You are on page 1of 9

Biomedicine & Pharmacotherapy 84 (2016) 1524–1532

Available online at


Alteration in Oxidative/nitrosative imbalance, histochemical

expression of osteopontin and antiurolithiatic efficacy of Xanthium
strumarium (L.) in ethylene glycol induced urolithiasis
Padma Nibash Panigrahia,b,* , Sahadeb Deya , Monalisa Sahooc,
Shyam Sundar Choudharya , Sumit Mahajana
Division of Medicine, Indian Veterinary Research Institute, Izatnagar, Bareilly Uttar Pradesh-243122, India
Division of Medicine, Faculty of Veterinary and Animal Science, Banaras Hindu University, Varanasi, Uttar Pradesh-221005, India
Division of Pathology, Indian Veterinary Research Institute, Izatnagar, Bareilly, Uttar Pradesh-243122, India


Article history:
Received 20 September 2016 Xanthium strumarium has traditionally been used in the treatment of urolitiasis especially by the rural
Received in revised form 24 October 2016 people in India, but its antiurolithiatic efficacy was not explored scientifically till now. Therefore, the
Accepted 8 November 2016 present study was designed to validate the ethnic practice scientifically, and explore the possible
antiurolithiatic effect to rationalize its medicinal use. Urolitiasis was induced in hyperoxaluric rat model
Keywords: by giving 0.75% ethylene glycol (EG) for 28 days along with 1% ammonium chloride (AC) for first 14 days.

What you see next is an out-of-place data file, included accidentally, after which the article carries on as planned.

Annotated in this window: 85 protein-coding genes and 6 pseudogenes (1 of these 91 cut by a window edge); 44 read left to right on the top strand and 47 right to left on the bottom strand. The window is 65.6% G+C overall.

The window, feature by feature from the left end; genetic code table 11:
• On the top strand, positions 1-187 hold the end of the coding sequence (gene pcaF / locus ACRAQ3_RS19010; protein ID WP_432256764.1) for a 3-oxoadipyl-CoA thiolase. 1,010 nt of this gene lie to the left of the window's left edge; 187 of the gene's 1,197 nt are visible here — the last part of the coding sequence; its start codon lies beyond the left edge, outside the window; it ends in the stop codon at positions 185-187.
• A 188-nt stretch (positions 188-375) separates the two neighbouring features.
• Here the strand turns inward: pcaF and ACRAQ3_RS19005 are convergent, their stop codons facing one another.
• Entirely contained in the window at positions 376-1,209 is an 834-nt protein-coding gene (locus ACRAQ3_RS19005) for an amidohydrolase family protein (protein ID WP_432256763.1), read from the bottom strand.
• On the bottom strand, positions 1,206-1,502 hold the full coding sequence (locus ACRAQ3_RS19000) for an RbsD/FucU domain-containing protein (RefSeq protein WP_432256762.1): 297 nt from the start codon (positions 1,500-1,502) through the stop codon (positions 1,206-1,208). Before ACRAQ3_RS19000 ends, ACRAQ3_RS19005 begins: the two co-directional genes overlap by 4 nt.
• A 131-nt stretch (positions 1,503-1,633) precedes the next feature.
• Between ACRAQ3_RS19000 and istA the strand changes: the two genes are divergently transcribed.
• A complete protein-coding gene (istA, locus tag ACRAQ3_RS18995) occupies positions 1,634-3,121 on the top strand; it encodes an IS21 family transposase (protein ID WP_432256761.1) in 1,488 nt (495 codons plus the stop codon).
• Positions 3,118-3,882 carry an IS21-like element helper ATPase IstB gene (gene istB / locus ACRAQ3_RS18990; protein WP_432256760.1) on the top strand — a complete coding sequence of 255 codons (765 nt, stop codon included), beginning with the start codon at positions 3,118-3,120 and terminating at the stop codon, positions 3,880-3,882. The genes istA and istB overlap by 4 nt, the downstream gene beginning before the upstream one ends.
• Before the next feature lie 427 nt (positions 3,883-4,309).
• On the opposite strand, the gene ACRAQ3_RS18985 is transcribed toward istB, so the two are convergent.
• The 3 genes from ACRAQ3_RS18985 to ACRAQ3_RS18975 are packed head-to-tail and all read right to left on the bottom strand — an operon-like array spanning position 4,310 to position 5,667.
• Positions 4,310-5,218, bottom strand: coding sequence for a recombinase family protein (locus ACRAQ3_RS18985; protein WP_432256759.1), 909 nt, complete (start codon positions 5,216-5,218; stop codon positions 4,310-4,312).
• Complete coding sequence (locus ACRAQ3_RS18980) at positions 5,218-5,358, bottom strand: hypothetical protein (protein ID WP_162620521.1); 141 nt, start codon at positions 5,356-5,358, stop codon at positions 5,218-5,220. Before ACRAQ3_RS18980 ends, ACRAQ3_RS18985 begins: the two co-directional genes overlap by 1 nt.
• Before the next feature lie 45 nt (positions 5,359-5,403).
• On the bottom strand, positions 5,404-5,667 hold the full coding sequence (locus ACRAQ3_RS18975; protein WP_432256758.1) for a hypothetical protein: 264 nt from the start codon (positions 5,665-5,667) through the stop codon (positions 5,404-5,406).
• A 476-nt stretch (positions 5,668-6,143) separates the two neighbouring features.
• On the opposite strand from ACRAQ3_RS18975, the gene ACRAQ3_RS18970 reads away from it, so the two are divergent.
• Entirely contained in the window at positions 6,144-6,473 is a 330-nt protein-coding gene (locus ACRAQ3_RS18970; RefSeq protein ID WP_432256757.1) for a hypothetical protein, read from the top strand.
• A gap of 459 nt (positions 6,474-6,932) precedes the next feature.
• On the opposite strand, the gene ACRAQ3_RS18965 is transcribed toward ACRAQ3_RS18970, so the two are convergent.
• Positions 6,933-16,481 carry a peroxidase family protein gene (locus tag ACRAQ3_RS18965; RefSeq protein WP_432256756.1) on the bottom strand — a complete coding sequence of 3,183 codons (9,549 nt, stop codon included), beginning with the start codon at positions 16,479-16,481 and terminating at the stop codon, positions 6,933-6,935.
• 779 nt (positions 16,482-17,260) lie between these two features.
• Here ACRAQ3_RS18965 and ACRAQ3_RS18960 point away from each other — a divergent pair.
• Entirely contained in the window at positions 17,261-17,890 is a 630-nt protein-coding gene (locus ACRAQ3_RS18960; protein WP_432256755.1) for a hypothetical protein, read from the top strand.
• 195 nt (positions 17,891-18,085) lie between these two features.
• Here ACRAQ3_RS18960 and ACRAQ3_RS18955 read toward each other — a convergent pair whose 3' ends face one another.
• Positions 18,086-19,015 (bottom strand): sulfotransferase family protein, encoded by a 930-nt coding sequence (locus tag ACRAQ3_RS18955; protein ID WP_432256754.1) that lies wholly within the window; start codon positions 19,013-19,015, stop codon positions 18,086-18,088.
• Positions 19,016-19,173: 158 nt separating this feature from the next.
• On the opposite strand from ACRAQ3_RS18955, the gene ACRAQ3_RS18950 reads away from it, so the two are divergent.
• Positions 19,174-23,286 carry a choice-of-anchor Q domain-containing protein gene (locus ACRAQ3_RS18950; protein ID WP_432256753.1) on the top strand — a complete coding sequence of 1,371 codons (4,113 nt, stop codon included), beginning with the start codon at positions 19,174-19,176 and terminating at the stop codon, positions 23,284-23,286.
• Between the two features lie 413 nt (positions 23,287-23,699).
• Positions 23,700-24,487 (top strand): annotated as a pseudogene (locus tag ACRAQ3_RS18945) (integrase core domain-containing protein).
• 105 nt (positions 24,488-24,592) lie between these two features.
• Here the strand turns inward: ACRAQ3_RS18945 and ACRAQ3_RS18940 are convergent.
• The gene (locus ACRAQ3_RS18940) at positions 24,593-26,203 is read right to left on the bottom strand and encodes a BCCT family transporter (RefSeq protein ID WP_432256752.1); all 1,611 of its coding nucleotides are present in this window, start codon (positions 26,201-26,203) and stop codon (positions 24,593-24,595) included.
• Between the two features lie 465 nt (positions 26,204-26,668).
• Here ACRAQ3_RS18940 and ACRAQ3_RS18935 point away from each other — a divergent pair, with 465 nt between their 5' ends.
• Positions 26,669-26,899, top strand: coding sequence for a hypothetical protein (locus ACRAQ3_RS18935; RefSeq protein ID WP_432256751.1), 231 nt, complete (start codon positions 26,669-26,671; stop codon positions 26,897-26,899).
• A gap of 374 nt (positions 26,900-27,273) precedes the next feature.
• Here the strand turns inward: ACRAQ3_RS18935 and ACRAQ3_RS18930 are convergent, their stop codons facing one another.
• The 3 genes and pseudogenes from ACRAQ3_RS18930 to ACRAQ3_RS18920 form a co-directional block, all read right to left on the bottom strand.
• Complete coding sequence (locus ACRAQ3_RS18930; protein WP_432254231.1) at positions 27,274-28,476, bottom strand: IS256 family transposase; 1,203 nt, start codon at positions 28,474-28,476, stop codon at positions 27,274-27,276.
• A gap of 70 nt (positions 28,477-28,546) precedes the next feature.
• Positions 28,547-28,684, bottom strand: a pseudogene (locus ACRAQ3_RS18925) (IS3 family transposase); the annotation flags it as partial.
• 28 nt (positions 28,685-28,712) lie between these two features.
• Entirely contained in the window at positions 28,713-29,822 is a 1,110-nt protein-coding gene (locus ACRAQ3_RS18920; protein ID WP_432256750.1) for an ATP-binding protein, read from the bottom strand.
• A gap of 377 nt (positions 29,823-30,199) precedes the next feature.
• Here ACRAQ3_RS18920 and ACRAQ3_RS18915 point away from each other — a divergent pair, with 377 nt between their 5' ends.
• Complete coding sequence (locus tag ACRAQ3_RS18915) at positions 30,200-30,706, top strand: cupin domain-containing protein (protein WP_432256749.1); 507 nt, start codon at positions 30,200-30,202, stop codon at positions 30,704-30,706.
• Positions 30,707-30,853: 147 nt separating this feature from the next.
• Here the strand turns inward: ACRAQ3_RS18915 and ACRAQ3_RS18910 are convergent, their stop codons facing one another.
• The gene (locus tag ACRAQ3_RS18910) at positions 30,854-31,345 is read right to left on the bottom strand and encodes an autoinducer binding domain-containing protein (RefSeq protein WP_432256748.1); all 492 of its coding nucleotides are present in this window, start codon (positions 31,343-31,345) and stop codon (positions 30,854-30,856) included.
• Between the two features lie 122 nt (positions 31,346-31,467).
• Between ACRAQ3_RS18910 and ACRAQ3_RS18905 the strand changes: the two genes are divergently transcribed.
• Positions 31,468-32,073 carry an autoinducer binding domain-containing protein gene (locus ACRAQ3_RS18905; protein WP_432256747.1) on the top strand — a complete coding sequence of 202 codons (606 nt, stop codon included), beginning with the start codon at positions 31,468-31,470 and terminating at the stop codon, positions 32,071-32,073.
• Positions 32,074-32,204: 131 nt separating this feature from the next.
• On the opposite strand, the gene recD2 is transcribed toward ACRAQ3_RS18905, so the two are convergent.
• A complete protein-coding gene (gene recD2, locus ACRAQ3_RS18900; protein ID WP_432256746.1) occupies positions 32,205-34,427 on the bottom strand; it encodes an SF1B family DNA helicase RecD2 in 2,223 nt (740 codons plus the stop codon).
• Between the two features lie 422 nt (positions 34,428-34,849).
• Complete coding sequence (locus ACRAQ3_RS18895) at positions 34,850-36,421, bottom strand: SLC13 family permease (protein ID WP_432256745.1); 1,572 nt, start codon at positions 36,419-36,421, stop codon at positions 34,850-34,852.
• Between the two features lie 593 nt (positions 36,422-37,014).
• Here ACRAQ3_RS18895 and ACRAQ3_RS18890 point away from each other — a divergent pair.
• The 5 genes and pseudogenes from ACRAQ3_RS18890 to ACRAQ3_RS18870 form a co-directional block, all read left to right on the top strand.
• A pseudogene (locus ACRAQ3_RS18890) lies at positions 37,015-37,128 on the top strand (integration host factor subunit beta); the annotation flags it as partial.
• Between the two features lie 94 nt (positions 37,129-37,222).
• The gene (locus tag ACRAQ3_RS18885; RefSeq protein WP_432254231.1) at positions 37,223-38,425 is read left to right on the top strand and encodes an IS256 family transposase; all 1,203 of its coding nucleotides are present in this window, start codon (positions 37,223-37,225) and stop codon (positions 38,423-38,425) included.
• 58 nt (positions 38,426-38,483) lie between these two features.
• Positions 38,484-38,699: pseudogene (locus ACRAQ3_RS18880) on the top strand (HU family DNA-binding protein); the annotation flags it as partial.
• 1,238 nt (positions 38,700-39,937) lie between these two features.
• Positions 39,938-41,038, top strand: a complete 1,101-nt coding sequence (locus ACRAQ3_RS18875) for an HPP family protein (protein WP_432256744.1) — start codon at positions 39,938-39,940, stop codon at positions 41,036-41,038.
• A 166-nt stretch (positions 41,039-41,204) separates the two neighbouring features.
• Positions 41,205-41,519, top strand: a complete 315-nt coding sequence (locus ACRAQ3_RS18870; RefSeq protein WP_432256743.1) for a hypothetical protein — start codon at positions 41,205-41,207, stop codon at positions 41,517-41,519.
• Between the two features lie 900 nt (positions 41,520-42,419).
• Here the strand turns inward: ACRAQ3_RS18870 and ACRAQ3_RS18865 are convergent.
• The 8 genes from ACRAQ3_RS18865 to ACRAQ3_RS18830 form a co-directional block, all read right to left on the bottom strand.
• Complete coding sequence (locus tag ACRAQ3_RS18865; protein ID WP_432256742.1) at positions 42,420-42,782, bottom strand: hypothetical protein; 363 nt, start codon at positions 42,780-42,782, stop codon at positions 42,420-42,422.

Xanthium strumarium Antiurolithiatic effect of aqueous-ethanol extract of Xanthium strumarium bur (xanthium) was evaluated
Urolithiasis based on urine and serum biochemistry, oxidative/nitrosative stress indices, histopathology, kidney
calcium and calcium oxalate content and immunohistochemical expression of matrix glycoprotein,
osteopontin (OPN). Administration of EG and AC resulted in hyperoxaluria, crystalluria, hypocalciuria,
Oxidative/Nitrosative stress polyurea, raised serum urea, creatinine, erythrocytic lipid peroxidise and nitric oxide, kidney calcium
content as well as crystal deposition in kidney section in lithiatic group rats. However, xanthium
treatment significantly restored the impairment in above kidney function test as that of standard
treatment, cystone. The up-regulation of OPN was also significantly decreased after xanthium treatment.